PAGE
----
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Contraception ruling is a symbolic blow to the Obama's health-care law

Sandhya Somashekhar
(c) 2014, The Washington Post.


WASHINGTON — The Supreme Court struck a second blow against the health-care law Monday with its decision to narrow the so-called contraception mandate, an aspect of the federal program that was not central to its existence but was deeply cherished among liberals and many women's groups.

Unlike the court's decision two years ago that gutted the law's mandatory Medicaid expansion, severely limiting the law's reach, the effect here is more peripheral. The provision was not part of the main law but rather was laid out in regulatory language issued by the Obama administration. Millions of women who receive birth control at no cost through their company health plans are likely to keep it.

Still, women who work for closely held, for-profit companies whose owners have religious objections to contraceptives may feel an impact. The ruling is a symbolic blow to the law, which has persevered through legal and political challenges since its enactment four years ago but today stands not entirely whole.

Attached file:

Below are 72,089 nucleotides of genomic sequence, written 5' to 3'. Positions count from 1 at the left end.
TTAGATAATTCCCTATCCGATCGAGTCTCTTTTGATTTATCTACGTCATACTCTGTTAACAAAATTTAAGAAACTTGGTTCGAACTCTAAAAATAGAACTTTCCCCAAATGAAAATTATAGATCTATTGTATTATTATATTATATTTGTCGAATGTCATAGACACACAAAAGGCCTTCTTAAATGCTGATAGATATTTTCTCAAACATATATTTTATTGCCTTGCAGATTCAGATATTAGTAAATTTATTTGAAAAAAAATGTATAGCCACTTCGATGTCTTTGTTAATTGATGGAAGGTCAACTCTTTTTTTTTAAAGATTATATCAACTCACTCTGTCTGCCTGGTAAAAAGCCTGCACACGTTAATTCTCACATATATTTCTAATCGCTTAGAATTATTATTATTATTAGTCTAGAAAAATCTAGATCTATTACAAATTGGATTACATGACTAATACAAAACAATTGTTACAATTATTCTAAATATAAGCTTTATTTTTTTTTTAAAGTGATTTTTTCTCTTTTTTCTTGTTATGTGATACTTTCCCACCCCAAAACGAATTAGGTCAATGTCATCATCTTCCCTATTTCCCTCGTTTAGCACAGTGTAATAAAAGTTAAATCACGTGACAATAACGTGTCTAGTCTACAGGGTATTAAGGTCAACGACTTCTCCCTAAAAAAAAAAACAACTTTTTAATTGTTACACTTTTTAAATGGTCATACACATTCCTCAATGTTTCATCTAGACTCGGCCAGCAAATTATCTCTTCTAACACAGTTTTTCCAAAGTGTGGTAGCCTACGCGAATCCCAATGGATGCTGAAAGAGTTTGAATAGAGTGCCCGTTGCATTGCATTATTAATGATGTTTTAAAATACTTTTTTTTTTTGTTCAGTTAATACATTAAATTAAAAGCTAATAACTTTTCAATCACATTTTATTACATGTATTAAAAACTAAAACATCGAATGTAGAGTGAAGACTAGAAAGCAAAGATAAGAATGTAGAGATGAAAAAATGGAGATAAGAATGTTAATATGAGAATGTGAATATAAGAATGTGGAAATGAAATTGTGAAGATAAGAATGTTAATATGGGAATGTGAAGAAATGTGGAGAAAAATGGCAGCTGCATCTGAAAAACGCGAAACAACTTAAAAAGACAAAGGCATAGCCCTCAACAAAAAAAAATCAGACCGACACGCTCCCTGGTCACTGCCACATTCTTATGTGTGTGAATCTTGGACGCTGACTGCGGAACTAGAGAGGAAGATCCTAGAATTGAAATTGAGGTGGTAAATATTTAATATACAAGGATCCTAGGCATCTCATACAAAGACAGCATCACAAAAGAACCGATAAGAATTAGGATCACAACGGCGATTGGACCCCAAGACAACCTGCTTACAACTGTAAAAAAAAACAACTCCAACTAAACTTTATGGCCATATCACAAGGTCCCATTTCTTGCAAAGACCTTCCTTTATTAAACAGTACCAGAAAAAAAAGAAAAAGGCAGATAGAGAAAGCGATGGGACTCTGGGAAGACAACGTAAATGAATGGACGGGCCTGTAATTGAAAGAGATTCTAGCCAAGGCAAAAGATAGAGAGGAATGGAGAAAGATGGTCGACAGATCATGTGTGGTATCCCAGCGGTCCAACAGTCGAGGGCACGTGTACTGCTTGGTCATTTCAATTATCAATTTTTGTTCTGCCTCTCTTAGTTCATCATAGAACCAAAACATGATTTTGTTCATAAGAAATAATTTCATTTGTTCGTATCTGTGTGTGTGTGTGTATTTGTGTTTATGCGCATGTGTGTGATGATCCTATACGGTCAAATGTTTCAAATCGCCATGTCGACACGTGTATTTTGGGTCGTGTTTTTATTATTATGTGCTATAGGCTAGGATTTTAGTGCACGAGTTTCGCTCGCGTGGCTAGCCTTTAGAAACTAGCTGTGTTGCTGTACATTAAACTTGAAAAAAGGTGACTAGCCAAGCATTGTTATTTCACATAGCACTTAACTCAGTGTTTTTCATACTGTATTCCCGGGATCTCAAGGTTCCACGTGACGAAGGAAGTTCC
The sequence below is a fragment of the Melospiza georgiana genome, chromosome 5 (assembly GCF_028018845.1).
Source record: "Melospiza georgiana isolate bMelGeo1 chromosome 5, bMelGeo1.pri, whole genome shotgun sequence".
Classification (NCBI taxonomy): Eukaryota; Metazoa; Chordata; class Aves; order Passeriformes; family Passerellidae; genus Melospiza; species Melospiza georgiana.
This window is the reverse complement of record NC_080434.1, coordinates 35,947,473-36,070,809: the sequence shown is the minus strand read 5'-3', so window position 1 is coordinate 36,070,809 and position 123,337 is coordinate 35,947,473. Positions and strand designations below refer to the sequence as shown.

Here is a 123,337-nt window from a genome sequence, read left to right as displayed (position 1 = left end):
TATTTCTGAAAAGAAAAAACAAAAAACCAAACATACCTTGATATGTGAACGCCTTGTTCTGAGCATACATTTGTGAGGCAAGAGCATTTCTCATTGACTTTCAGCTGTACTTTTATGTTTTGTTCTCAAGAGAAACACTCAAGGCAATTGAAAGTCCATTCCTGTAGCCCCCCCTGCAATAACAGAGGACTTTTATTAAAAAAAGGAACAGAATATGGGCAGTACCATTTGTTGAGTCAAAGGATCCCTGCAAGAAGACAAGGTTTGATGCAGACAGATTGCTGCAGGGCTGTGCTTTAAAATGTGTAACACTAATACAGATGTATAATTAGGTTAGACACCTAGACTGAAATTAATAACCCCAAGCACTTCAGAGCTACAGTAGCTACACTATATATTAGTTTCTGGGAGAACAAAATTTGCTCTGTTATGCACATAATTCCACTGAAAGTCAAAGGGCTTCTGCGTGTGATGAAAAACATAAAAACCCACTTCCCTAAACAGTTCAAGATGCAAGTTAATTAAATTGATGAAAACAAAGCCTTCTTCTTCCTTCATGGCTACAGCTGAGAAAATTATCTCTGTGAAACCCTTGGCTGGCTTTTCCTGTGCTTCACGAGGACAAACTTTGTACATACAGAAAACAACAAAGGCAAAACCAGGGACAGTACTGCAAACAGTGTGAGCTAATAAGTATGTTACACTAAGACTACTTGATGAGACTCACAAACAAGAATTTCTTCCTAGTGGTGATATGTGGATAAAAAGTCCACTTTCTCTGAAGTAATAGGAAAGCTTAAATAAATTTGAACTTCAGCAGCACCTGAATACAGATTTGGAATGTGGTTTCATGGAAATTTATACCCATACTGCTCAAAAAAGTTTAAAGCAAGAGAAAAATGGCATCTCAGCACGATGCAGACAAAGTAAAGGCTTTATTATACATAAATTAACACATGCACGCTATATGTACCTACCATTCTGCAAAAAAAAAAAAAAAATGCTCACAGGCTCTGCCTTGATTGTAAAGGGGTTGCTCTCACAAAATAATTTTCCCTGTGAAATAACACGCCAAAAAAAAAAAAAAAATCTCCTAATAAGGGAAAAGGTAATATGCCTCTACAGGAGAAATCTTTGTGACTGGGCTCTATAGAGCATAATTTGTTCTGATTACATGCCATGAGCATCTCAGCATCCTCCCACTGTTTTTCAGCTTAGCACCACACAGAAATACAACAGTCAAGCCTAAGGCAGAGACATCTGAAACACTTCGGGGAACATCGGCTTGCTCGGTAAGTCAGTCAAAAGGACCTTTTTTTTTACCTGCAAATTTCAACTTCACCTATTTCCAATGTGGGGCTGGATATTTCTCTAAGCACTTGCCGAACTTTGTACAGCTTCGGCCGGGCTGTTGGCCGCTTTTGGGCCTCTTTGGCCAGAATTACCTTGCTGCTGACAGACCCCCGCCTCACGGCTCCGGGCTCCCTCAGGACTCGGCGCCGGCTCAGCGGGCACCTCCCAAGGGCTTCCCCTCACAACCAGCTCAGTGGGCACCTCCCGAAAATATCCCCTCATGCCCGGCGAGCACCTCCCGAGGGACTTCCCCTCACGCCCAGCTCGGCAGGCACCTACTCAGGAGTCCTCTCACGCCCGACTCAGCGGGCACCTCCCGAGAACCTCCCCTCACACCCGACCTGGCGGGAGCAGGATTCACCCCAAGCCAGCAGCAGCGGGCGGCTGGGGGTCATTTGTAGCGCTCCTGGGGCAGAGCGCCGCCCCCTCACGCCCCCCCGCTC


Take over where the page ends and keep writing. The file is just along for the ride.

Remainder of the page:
And it is likely to inflame the debate about executive power that has arisen during President Barack Obama's second term. Congressional Republicans, who have threatened to file suit against Obama for his use of executive actions, were among the first to repudiate the president and the health law over Monday's ruling.

"Obamacare is the single worst piece of legislation to pass in the last 50 years, and I was glad to see the Supreme Court agree that this particular Obamacare mandate violates the [law]," Senate Minority Leader Mitch McConnell, R-Kentucky, said in a statement.

Some supporters lamented the ruling but insisted that the law remains strong and that Monday's decision will have a minimal impact on its core goal: reducing the number of the nation's uninsured.

They noted that the law itself only required company insurance plans to cover "preventive" services. The Department of Health and Human Services then used guidelines established by the Institute of Medicine to label birth control pills, intrauterine devices and sterilization methods such as tubal ligation services that are integral to women's preventive health.

Arts and crafts chain Hobby Lobby and cabinet-maker Conestoga Wood Specialties had objected specifically to methods that had the potential to harm a fertilized egg, such as IUDs, which work primarily by preventing fertilization but may also stop a fertilized egg from implanting in the uterus.

"Politically, of course, the case may be trumpeted as a major defeat for the ACA, but that is simply not true," said Timothy Jost, a health law professor at Washington and Lee University and a supporter of the law. "This case is not about the ACA. It is about religion, about employer and employee's rights, about corporate law, and I suppose about public health law, but it is not an existential challenge to the ACA."